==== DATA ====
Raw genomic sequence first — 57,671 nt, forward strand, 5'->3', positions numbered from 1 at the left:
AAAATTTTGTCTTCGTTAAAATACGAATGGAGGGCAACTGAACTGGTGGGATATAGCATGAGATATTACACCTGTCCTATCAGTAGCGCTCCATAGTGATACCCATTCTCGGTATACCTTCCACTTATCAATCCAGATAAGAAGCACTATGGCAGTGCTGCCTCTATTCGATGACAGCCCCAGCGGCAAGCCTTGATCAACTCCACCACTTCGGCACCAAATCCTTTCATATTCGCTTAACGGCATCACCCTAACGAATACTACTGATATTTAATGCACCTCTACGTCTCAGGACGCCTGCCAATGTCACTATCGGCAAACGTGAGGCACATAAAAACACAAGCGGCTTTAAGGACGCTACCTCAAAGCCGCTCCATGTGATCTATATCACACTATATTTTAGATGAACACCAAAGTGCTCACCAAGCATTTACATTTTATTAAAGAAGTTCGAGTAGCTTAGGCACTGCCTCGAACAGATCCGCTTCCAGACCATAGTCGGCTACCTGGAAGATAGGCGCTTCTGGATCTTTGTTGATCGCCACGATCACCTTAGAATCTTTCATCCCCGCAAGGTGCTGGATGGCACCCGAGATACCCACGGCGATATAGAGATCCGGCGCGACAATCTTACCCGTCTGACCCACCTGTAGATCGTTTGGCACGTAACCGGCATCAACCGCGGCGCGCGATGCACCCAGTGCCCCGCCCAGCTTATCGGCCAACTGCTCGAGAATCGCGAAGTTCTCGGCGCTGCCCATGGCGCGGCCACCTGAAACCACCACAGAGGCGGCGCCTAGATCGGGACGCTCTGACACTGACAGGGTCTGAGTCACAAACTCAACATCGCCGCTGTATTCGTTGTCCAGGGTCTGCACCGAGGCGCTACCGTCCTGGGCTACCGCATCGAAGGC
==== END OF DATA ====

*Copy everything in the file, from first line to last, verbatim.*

Raw genomic sequence first — 57,671 nt, forward strand, 5'->3', positions numbered from 1 at the left:
AAAATTTTGTCTTCGTTAAAATACGAATGGAGGGCAACTGAACTGGTGGGATATAGCATGAGATATTACACCTGTCCTATCAGTAGCGCTCCATAGTGATACCCATTCTCGGTATACCTTCCACTTATCAATCCAGATAAGAAGCACTATGGCAGTGCTGCCTCTATTCGATGACAGCCCCAGCGGCAAGCCTTGATCAACTCCACCACTTCGGCACCAAATCCTTTCATATTCGCTTAACGGCATCACCCTAACGAATACTACTGATATTTAATGCACCTCTACGTCTCAGGACGCCTGCCAATGTCACTATCGGCAAACGTGAGGCACATAAAAACACAAGCGGCTTTAAGGACGCTACCTCAAAGCCGCTCCATGTGATCTATATCACACTATATTTTAGATGAACACCAAAGTGCTCACCAAGCATTTACATTTTATTAAAGAAGTTCGAGTAGCTTAGGCACTGCCTCGAACAGATCCGCTTCCAGACCATAGTCGGCTACCTGGAAGATAGGCGCTTCTGGATCTTTGTTGATCGCCACGATCACCTTAGAATCTTTCATCCCCGCAAGGTGCTGGATGGCACCCGAGATACCCACGGCGATATAGAGATCCGGCGCGACAATCTTACCCGTCTGACCCACCTGTAGATCGTTTGGCACGTAACCGGCATCAACCGCGGCGCGCGATGCACCCAGTGCCCCGCCCAGCTTATCGGCCAACTGCTCGAGAATCGCGAAGTTCTCGGCGCTGCCCATGGCGCGGCCACCTGAAACCACCACAGAGGCGGCGCCTAGATCGGGACGCTCTGACACTGACAGGGTCTGAGTCACAAACTCAACATCGCCGCTGTATTCGTTGTCCAGGGTCTGCACCGAGGCGCTACCGTCCTGGGCTACCGCATCGAAGGC